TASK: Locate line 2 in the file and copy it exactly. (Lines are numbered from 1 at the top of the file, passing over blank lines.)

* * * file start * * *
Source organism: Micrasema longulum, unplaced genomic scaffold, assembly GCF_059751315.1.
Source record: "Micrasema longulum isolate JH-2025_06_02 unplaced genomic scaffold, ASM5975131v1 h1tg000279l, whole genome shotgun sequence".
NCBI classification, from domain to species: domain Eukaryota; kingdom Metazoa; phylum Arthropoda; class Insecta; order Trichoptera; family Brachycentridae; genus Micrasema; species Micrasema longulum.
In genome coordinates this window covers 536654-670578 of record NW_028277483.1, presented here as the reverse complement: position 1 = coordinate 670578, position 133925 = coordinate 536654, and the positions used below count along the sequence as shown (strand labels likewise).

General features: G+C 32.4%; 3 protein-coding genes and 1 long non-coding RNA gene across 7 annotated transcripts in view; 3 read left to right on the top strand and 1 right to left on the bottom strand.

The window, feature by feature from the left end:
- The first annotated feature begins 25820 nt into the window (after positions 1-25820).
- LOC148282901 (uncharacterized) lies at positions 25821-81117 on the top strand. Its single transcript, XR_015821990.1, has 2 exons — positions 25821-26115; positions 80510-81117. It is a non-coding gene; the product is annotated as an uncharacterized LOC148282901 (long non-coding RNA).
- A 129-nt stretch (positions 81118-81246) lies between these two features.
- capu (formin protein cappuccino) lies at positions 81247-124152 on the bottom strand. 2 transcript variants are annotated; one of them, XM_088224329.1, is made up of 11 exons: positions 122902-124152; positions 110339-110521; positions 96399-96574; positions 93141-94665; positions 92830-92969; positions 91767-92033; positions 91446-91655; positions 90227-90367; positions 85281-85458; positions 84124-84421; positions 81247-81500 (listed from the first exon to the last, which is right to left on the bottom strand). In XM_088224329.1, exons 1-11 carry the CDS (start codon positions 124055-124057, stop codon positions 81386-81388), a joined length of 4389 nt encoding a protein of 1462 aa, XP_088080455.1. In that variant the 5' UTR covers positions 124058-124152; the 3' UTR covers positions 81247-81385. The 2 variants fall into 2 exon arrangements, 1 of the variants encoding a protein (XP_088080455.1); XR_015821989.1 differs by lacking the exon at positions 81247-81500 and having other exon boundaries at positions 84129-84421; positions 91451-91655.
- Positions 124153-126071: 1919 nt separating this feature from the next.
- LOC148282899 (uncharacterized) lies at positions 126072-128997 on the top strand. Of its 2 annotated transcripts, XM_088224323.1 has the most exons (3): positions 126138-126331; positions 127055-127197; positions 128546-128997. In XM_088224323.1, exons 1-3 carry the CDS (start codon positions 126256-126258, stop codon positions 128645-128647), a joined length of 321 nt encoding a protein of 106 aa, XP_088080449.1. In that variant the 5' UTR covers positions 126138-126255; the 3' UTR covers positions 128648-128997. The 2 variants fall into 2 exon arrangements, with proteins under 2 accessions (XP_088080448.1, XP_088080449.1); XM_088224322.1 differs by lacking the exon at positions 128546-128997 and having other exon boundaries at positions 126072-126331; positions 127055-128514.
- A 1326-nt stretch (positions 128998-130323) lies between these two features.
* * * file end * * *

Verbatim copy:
Source record: "Micrasema longulum isolate JH-2025_06_02 unplaced genomic scaffold, ASM5975131v1 h1tg000279l, whole genome shotgun sequence".